The glut that decimated global natural gas prices may be vanishing just as US shale exports are surging.
The key: China, the world’s biggest energy user, is helping soak up supplies of liquefied natural gas with record demand in a switch to cleaner-burning fuel from coal. That boosted LNG prices even as new plants from the US to Australia use massive tankers to send cargoes across the high seas. And the profusion of projects may not be enough to slake demand.
The recovery comes at an opportune time for US producers, with the nation’s second export facility starting up this month and three more plants set to enter service next year. By 2022, the country will challenge Australia and Qatar for the top spot among exporters, according to the International Energy Agency. Executives from US LNG developers including Cheniere Energy and Tellurian were set to discuss the outlook for the fuel at the CERAWeek by IHS Markit conference in Houston yesterday.
“There is no LNG supply glut,” said Meg Gentle, chief executive officer at Tellurian, which is planning to build a terminal in Louisiana. Though demand surged last year, “‘the market could have been even larger, had more supply-side infrastructure been completed on time,” she said in an e-mail.
Worldwide oversupply was expected to weigh on the market into the 2020s, prompting export developers to consider cheaper, smaller-scale projects that would target emerging markets like the Middle East and Latin America.
Then China came to the rescue. The nation’s LNG imports jumped 46% last year as it moved to curb pollution from coal. With demand from South Korea to India also on the rise, spot LNG prices in North Asia surged to the highest in three years. And by 2024, China’s imports could almost double from 2017, said Matthew Hong, director of research for power and gas at Morningstar Inc in Chicago, in a note to clients.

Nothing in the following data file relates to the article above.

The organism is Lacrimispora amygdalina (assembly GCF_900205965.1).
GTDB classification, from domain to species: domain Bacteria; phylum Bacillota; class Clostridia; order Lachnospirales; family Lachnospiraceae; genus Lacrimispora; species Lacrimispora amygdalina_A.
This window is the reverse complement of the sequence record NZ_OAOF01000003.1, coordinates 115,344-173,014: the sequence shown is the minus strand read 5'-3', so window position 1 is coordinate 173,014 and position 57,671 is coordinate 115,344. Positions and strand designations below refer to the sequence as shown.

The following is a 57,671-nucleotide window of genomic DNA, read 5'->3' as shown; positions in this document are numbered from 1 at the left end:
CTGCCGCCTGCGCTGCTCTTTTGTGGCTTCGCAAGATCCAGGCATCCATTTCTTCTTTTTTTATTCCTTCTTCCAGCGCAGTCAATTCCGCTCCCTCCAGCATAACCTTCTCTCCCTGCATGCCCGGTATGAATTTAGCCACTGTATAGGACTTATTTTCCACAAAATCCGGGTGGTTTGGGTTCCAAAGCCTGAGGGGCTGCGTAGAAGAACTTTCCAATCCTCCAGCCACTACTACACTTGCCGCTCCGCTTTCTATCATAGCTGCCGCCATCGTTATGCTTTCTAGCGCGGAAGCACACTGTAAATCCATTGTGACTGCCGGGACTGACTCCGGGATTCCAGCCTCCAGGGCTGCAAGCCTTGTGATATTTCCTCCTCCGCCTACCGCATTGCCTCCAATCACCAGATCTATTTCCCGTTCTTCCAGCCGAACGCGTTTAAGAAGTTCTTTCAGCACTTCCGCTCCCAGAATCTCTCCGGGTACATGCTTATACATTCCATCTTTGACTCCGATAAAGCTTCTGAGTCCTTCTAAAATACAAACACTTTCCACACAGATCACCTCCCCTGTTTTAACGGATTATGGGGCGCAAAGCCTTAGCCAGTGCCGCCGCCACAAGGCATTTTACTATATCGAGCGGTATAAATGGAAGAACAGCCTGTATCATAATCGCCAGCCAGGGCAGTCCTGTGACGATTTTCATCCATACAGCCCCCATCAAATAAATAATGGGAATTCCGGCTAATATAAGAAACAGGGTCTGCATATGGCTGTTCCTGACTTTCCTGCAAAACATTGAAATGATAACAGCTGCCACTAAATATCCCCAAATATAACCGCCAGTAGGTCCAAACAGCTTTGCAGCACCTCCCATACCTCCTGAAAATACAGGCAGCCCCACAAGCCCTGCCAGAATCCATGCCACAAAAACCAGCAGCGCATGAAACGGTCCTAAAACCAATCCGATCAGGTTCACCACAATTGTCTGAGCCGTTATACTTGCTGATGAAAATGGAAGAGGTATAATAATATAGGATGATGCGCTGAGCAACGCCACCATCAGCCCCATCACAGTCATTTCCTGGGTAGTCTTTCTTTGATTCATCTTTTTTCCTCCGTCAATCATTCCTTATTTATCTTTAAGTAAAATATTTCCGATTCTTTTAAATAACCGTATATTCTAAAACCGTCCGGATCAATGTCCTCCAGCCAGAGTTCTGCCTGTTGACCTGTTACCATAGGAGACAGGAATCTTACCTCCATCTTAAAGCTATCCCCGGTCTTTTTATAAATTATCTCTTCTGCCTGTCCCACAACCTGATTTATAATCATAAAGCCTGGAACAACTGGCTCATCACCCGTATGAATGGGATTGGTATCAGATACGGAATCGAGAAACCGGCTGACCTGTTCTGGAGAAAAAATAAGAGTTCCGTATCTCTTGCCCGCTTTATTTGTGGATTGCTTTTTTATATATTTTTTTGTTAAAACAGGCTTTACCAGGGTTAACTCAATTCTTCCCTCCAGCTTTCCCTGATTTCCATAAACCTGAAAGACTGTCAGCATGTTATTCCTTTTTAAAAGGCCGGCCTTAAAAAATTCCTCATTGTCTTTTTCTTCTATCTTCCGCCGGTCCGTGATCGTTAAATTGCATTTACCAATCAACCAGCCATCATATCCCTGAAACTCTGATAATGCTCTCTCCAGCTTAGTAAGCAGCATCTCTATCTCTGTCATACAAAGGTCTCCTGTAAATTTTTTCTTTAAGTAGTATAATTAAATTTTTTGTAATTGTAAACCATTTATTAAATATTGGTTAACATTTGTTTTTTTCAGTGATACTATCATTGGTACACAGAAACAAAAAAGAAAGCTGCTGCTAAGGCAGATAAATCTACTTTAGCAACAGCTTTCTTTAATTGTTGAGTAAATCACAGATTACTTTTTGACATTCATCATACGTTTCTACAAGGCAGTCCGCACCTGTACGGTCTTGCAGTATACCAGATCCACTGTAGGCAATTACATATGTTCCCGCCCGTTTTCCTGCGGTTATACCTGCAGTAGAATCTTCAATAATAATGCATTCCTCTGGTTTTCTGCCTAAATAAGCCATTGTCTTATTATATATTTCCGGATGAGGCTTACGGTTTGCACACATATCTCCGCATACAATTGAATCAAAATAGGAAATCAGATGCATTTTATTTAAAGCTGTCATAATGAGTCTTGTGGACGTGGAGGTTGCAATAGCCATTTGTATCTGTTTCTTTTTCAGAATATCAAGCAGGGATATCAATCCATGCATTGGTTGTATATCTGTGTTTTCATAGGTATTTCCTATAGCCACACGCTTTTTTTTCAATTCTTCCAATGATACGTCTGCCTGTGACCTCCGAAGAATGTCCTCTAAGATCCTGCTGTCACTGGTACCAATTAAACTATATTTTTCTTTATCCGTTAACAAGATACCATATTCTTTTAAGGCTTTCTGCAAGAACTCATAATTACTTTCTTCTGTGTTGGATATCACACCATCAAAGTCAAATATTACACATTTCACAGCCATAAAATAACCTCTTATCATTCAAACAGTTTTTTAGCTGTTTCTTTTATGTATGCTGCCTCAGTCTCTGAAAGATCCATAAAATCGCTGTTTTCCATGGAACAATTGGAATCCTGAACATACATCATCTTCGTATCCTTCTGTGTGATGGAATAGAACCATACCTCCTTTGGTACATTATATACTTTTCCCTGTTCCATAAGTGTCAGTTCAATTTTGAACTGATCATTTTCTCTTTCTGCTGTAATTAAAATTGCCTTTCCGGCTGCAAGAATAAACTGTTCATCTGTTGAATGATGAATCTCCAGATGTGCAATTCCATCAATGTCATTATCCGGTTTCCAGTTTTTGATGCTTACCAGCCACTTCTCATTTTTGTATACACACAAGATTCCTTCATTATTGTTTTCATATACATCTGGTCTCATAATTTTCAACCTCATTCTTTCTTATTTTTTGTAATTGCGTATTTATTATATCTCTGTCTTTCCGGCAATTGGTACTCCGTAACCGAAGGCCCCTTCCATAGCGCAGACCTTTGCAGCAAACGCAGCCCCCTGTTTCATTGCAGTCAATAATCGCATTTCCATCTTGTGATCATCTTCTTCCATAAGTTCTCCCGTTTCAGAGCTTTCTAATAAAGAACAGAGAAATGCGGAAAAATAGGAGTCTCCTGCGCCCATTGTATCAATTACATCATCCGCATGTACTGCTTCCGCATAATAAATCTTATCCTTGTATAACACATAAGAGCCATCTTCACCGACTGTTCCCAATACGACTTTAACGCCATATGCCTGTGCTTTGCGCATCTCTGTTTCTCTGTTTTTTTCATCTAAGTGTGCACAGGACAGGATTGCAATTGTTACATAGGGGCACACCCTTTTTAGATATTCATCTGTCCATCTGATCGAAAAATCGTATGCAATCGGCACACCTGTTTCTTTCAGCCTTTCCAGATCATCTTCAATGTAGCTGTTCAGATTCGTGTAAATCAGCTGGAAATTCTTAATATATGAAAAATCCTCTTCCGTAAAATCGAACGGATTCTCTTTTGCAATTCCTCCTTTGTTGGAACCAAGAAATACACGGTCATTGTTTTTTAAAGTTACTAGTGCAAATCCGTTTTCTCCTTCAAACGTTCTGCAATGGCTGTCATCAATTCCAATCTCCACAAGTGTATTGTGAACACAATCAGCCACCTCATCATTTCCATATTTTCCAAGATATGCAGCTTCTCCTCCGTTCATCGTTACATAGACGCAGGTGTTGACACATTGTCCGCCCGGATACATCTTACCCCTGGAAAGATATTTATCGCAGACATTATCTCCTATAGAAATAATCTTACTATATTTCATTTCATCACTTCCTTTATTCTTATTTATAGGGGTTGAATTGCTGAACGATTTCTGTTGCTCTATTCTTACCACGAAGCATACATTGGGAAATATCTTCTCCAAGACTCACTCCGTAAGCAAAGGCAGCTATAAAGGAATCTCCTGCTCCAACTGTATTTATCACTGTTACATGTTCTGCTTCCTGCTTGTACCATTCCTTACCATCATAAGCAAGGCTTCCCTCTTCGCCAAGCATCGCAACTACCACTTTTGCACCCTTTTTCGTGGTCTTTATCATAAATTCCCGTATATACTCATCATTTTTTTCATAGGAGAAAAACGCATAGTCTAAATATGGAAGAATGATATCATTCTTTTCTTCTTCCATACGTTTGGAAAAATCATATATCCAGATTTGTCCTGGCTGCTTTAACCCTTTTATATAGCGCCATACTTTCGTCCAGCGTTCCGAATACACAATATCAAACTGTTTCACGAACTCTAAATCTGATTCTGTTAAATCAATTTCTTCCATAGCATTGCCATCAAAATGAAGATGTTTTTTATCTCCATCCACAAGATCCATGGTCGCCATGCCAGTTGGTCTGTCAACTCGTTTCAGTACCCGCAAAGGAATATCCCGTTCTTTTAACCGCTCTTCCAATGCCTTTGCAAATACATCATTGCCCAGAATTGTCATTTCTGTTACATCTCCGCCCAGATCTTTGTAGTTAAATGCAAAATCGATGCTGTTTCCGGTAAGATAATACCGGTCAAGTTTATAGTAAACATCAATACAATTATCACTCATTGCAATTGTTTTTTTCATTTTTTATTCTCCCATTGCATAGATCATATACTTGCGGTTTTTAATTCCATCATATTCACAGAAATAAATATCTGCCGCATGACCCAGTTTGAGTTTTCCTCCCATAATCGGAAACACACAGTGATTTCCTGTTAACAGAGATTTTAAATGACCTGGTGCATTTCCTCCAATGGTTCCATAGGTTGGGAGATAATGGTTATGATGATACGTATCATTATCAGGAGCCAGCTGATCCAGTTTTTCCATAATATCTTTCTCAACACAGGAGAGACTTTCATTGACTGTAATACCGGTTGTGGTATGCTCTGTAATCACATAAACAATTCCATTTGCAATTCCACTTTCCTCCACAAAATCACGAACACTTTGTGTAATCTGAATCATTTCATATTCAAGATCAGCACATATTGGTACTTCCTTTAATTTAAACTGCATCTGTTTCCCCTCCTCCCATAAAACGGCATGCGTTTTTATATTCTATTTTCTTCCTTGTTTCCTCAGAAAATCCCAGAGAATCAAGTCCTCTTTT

Another bullish factor: Though new export terminals are starting up, the list of projects facing delays is lengthening. Meanwhile, other proposals have stalled in recent years as investors balked amid concern that the gas glut would linger into the next decade.
Sempra Energy said in August that the startup of its Cameron LNG terminal in Louisiana had been pushed to 2019 from mid-2018, joining at least eight other US projects dealing with setbacks. The nation now has just two terminals - Cheniere’s Sabine Pass in Louisiana and Dominion Energy Inc’s Cove Point in Maryland - shipping overseas.
Because LNG plants tend to be massive, costly undertakings - Cove Point cost $4bn to convert from an existing import facility - they need long-term purchase agreements to secure financing. But as more supply hit the market, buyers sought flexible contracts and began shying away from the 20-year deals that had once been standard.
“Because buyers are aware of a lot of supplies coming on, they’re cognizant of pricing and we’re not seeing a lot of long-term contracts being signed,” Sam Margolin, an analyst at Cowen and Company in New York, said by telephone.
That creates a risk there won’t be enough LNG on the market to meet demand, according to ship broker Poten & Partners Inc. The average length of a supply contract fell to less than seven years in 2017, the lowest on record, Poten said. And in the last two years, only two new projects have moved forward.
“The construction of new capacity may lag demand growth and set the stage for tighter markets and higher prices in the future,” Jason Feer, head of business intelligence at Poten in Houston, said in a research note to clients.
By 2035, the LNG market will need at least 20 mega-projects to meet demand, Royal Dutch Shell has said. The shift to shorter-term deals isn’t without exceptions: For instance, Cheniere, the first US exporter of shale gas, last month signed the first long-term contract to supply LNG to China. In January, it inked a 15-year deal with the independent trading house Trafigura Group Pte Ltd. The boost in consumption has outpaced forecasts, said Andrew Walker, vice president of strategy and communication at Cheniere, in a phone interview. “Supply is visible, demand is less visible,” Walker said. But “demand continues to surprise to the upside.”
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